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How to Troubleshoot a Weed Trimmer

By James Young ; Updated September 21, 2017

Though some string trimmers run on battery power or corded electric motors, two-cycle gasoline engines power most versions. Owner's manuals provide step-by-step procedures for isolating and correcting minor issues. Following recommended maintenance steps prevents most common problems. Serious trouble could be covered by warranty services.

Troubleshooting Line Trimmers

Check the power cord first if an inoperative electric line trimmer plugs into an outlet during use. Cords could be damaged by mowers. Plug prongs may not be connected at the wall outlet or the cord could be poorly connected to the trimmer. Re-seating the plug could restore power. Replacement cords solve most intermittent power faults in this type of trimmer.

Check the battery if a rechargeable trimmer spins slowly or runs for only a short time. Plug the trimmer into its cradle and charge the battery properly before use. Batteries more than two years old could fail to hold a charge. Replacements are often available from the manufacturer.

Review the starting procedure if a gas-powered trimmer won't start. If the trimmer was stored over the winter with fuel mix in the tank and will not start in the spring, empty the tank and add new mix. Use fresh gasoline. Add oil to the gas in the recommended ratio, which varies from model to model.

Check the air filter if the trimmer starts but runs poorly. Trimmers need a warm-up period at half choke before opening the choke fully. If the trimmer won't run at the correct speed and exhausts thick blue smoke, turn the machine off and remove the filter cover. Dirty filters may be rinsed in clean gasoline and thoroughly dried, or replaced with new filters. Don't clean filters in a gas/oil mix.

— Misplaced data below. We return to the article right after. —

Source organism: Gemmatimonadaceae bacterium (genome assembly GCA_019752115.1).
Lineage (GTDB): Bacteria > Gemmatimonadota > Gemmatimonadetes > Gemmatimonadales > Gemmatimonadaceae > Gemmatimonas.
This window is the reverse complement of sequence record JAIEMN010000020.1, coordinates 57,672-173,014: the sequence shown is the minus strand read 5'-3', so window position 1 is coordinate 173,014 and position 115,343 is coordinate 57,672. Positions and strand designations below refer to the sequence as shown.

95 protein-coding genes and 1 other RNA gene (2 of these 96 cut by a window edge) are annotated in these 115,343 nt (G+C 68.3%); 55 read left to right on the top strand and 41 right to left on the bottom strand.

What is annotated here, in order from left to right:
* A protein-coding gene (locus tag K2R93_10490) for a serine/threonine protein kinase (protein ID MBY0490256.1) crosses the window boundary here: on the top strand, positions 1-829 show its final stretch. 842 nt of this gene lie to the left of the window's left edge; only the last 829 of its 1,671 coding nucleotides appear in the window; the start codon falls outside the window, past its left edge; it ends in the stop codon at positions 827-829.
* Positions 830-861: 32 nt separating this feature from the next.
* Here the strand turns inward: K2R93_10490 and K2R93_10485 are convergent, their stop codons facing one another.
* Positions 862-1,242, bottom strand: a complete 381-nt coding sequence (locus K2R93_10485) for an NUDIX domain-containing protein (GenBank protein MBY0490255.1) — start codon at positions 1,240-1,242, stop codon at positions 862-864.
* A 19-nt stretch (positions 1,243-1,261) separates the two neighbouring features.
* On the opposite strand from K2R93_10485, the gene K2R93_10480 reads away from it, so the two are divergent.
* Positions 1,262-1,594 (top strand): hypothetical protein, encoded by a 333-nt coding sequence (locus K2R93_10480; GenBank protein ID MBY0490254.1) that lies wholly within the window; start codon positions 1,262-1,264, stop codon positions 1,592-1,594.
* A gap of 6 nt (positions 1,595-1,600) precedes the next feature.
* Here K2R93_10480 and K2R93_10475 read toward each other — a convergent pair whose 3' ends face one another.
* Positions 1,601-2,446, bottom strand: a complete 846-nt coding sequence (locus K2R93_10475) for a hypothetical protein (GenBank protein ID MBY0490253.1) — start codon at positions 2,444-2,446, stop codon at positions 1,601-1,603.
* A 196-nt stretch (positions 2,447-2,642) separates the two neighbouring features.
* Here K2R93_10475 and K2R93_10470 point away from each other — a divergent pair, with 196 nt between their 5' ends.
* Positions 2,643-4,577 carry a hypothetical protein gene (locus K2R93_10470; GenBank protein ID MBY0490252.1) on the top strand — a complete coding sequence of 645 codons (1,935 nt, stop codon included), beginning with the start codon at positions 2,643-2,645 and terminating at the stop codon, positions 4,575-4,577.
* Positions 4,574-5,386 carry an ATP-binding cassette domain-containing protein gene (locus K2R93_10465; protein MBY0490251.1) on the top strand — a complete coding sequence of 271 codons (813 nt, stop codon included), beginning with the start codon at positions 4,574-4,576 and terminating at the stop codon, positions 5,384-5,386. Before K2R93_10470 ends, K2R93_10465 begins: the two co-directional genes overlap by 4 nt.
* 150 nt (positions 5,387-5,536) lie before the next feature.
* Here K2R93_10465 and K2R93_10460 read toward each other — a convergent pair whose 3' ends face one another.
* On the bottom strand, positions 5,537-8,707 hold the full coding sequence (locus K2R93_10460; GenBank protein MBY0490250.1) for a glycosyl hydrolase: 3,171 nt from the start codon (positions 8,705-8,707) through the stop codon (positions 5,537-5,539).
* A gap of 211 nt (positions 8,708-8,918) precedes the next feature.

Clean the spark suppressor if the trimmer runs well for a moment and then gradually dies. A clogged screen at the outlet of the exhaust will suffocate the motor. Use a screwdriver to remove the screen and clear the mesh with a small wire brush. Replace the screen before use—it prevents burning carbon from starting grass fires.

Examine the cutter head if the trimmer runs but the cutter doesn't spin. Grass or weeds wrapped around the shaft could be jamming the bearing. Pull or cut them loose until the head turns freely. If the head turns easily in the hand but seems to have no real connection to the motor, the shaft or gearbox could be broken. Warranties may cover the repair.

Check the line if the cutter head spins but the trimmer cuts poorly. Line often jams in automatic feed spools. Remove the spool and look for over wraps. Pull enough line free to remove the tangle and rewind the line correctly. Replace the spool in the head. While running the trimmer at working speed, bump the head on a solid surface to release more line.

 

Things You Will Need

  • Gasoline
  • Two-cycle oil
  • Gas storage container
  • Spark plug wrench
  • Screwdriver
  • Wire brush

Tips

  • Always turn off the trimmer and disconnect the spark plug wire before working on the machine.
  • While many owners immediately suspect a bad spark plug, plugs seldom fail. Use a plug wrench to remove the spark plug and inspect it for unusual wear. Replace if needed. Dirty plugs indicate combustion problems.

Warning

  • Leave carburetor settings alone. Most are preset and capped at the factory to prevent owner adjustment. Other factors cause most trimmer problems.

About the Author

 

James Young began writing in 1969 as a military journalist combat correspondent in Vietnam. Young's articles have been published in "Tai Chi Magazine," "Seattle Post-Intelligencer," Sonar 4 ezine, "Stars & Stripes" and "Fine Woodworking." He has worked as a foundryman, woodturner, electronics technician, herb farmer and woodcarver. Young graduated from North Seattle Community College with an associate degree in applied science and electronic technology.